During my first appointment at my new OB-GYN/midwife’s office, the nurse who did the initial intake sat me down to discuss all those fun do’s and don’ts of pregnancy. When we got to the topic of exercise, the conversation went something like this:
…and that’s about the time I realized that her definition of marathon and my definition probably weren’t the same.
Although we’ve moved well beyond the “women are delicate flowers who must not exert themselves during pregnancy for fear their uterus will fall out” days, there still isn’t a lot of consistency when it comes to just how much exercise is safe during pregnancy, especially during the first trimester. And particularly when you’re talking high intensity exercise, such as running.
Some recommendations are too cautious: “Don’t let your heart rate get above 140 bpm.” (ummm…pretty sure my heart rate gets that high just going up the stairs these days! Note: this is an outdated measure, set in 1985 but no longer held to today. For more info, see this great BMJ article about the new ACOG guidelines .)
Some are completely impractical: “Buy yourself a rectal thermometer and periodically take your temperature to make sure you don’t overheat.” (thanks, but no thanks!)
And even the “make sure you’re able to hold a conversation” rule is tough to follow. I’m so easily winded these days that whenever I’m excited about something, I can’t even tell Evan without getting out of breath (a fact he finds hilarious, by the way).
So after a lot of research and some honest conversations with my midwife about running and my innate drive to constantly push myself, I’ve come up with an incredibly simple rule of thumb when it comes to exercising these days: Use common sense.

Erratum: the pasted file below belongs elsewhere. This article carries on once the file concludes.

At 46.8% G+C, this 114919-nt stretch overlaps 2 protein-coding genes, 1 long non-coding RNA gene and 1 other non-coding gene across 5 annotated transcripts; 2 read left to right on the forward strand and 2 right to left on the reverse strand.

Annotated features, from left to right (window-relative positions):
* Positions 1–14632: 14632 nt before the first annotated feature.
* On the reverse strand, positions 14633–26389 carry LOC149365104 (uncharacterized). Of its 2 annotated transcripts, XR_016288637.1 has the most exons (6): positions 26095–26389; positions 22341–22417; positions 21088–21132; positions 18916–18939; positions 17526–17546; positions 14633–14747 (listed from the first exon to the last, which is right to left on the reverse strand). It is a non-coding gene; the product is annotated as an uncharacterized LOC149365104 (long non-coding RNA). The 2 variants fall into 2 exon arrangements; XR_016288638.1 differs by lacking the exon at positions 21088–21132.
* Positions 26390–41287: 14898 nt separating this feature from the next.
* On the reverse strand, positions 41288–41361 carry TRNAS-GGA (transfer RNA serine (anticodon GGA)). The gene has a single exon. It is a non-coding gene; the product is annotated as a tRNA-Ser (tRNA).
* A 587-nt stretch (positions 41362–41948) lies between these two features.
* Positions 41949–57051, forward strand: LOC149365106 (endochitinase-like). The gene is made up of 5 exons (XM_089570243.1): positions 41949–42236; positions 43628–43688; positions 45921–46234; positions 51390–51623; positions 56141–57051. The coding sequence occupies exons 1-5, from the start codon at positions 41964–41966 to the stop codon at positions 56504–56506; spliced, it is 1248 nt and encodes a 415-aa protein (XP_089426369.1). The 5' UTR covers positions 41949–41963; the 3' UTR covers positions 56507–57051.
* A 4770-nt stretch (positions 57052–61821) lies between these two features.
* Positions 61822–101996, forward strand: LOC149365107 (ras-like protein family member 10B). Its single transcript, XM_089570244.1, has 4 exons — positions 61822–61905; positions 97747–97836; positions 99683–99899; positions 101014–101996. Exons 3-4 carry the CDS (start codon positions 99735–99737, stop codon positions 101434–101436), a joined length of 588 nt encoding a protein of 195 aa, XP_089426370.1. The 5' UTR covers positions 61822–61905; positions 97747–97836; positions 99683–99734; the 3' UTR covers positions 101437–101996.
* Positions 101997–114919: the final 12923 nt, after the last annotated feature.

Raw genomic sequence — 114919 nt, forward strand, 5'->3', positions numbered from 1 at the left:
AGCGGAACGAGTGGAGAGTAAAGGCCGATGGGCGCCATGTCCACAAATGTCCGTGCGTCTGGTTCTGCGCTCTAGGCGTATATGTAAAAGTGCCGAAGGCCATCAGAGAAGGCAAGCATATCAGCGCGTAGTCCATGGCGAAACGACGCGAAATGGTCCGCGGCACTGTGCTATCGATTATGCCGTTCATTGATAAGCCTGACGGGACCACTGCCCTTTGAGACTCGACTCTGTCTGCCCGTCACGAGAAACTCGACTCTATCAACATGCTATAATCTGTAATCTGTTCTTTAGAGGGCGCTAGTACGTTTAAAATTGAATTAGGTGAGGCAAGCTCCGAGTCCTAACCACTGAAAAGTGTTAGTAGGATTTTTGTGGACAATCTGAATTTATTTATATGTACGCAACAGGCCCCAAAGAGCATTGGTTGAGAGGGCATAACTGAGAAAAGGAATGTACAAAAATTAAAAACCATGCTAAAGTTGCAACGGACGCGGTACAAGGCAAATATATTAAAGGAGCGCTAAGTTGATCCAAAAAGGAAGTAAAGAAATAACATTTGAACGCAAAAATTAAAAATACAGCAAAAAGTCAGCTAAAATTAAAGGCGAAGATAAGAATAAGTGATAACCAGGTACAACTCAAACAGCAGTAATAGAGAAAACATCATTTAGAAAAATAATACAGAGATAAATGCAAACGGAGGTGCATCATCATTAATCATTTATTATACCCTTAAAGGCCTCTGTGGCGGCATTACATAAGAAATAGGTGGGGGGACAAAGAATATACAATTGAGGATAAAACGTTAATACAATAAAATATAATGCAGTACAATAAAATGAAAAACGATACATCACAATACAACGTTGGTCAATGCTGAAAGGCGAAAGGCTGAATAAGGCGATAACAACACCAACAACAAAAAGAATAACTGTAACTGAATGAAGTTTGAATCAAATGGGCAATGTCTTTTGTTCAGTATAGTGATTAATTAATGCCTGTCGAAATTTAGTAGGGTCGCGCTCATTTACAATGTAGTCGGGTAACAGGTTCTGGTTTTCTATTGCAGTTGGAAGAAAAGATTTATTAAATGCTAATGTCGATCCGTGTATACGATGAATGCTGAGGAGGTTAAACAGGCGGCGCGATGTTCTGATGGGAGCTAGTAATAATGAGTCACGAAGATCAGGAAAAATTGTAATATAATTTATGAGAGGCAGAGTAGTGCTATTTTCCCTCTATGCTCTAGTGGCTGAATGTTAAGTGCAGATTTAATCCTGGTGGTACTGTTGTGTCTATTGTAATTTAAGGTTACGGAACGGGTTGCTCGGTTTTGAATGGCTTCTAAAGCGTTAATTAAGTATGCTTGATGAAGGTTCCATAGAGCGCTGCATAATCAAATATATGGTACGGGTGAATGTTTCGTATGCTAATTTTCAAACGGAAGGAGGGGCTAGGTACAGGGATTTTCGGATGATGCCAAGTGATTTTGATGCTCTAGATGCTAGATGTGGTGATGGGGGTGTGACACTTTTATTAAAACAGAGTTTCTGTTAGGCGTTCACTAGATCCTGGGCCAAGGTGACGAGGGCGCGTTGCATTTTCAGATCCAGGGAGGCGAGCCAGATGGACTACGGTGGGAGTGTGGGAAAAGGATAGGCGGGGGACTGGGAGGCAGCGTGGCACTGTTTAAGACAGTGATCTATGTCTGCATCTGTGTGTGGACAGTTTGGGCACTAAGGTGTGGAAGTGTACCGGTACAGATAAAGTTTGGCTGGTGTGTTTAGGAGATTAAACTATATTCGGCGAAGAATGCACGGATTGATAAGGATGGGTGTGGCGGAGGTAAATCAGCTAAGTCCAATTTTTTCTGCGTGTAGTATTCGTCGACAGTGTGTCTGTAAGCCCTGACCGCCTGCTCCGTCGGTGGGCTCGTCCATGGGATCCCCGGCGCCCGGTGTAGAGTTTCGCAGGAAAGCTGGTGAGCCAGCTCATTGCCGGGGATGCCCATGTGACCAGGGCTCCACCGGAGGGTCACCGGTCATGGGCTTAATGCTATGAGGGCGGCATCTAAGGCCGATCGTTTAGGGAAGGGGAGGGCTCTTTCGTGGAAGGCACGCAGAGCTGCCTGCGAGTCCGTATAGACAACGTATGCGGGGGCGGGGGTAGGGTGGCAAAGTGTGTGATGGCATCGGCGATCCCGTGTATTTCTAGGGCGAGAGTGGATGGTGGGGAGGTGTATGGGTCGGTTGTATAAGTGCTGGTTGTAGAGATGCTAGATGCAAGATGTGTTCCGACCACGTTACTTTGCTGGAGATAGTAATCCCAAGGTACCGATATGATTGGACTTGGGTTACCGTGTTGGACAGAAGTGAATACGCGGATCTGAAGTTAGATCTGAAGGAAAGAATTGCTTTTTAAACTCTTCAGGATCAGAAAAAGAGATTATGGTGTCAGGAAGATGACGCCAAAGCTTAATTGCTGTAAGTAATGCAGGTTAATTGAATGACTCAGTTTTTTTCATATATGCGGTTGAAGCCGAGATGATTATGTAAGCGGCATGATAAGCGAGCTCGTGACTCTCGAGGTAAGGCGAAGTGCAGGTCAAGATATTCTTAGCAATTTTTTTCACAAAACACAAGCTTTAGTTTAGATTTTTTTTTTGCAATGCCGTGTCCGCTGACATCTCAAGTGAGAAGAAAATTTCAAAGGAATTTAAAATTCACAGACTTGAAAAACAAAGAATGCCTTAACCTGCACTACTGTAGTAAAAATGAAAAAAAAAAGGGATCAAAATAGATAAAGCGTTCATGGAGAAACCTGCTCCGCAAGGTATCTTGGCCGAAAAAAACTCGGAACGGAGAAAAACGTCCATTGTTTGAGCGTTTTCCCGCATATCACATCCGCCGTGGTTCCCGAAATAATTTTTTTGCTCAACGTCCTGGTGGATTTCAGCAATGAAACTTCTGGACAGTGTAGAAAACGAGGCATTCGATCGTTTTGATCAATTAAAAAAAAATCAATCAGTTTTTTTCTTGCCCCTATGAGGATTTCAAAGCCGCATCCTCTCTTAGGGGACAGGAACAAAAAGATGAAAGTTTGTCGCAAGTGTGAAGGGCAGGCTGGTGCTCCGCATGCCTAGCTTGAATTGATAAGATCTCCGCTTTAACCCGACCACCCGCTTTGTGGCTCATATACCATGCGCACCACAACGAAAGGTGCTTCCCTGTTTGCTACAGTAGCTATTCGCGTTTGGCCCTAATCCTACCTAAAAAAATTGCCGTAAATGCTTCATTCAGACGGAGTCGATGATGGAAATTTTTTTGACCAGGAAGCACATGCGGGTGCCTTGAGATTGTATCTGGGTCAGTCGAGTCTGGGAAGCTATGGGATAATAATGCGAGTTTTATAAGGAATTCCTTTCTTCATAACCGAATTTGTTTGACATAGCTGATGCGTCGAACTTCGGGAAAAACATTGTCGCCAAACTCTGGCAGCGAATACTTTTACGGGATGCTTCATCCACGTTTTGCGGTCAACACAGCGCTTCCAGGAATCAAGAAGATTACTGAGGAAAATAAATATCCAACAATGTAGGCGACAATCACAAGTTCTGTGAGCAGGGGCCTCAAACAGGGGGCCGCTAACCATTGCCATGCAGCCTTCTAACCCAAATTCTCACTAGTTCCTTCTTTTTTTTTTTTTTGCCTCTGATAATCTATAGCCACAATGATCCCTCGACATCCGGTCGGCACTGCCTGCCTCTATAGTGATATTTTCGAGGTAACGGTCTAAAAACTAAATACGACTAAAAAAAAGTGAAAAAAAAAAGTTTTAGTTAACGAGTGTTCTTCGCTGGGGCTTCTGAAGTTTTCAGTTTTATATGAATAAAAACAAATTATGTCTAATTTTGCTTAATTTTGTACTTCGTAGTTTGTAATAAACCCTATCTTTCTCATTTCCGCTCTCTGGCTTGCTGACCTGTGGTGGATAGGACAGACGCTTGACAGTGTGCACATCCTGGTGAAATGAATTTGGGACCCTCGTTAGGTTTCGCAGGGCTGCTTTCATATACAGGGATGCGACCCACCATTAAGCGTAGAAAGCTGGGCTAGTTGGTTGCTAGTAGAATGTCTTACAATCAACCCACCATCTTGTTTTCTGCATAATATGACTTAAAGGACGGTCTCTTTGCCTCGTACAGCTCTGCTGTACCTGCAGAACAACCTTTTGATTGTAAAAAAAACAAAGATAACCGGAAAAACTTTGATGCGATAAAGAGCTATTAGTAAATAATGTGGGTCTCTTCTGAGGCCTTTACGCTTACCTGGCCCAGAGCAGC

I’m obviously not out there doing speed workouts. Or trying to squeeze in a run at noon on a sunny 90 degree day. If anything, I’m probably still overly cautious because, well, pregnancy is weird and scary and I have no idea what the heck is going on with my body most of the time. My running is a far cry from the image I held in my head during my pre-pregnancy days: I’d picture myself gracefully gliding along in my cute running clothes with my cute little belly, blissfully smiling about the fact that I was sharing my passion with my unborn child. Ahhh…so beautiful, right?
The reality is slightly less pretty. Although I’ve gained a whopping one pound throughout the first trimester, when I run I feel as though I’m carrying at least an extra 15. There’s jiggle up top and more girth around the middle and my stride just feels off. When I catch glimpses of myself as I run by store windows, I look more like a clumping elephant than the graceful “mother earth runner” of my dreams. The “bump” that only I notice looks to everyone else like the gut of a girl who loves her ice cream and donuts — not one who loves pounding the pavement.Pre-pregnancy, flat chested LBC vs. Pregnant LBC
For the first time in my life, I’m running without any hope of getting faster. In fact, I know I’ll only see slower times and shorter runs as the months goes by. To someone who thrives on the competition against the clock, this is a weird feeling. And I can’t say it’s been an easy adjustment. But I’m plugging away. Running whenever I can and being content with taking it easy and keeping it short.
I mentioned earlier that I really haven’t been able to handle as much as I thought I would be able to in these early weeks. Some of that was naiveté (I really didn’t know what I was getting myself into with this whole pregnancy thing), and some of it is probably due to the nervousness that comes with being a first time preggo. In fact, my doctor/midwife have been very encouraging about my running, and urge me to keep it up.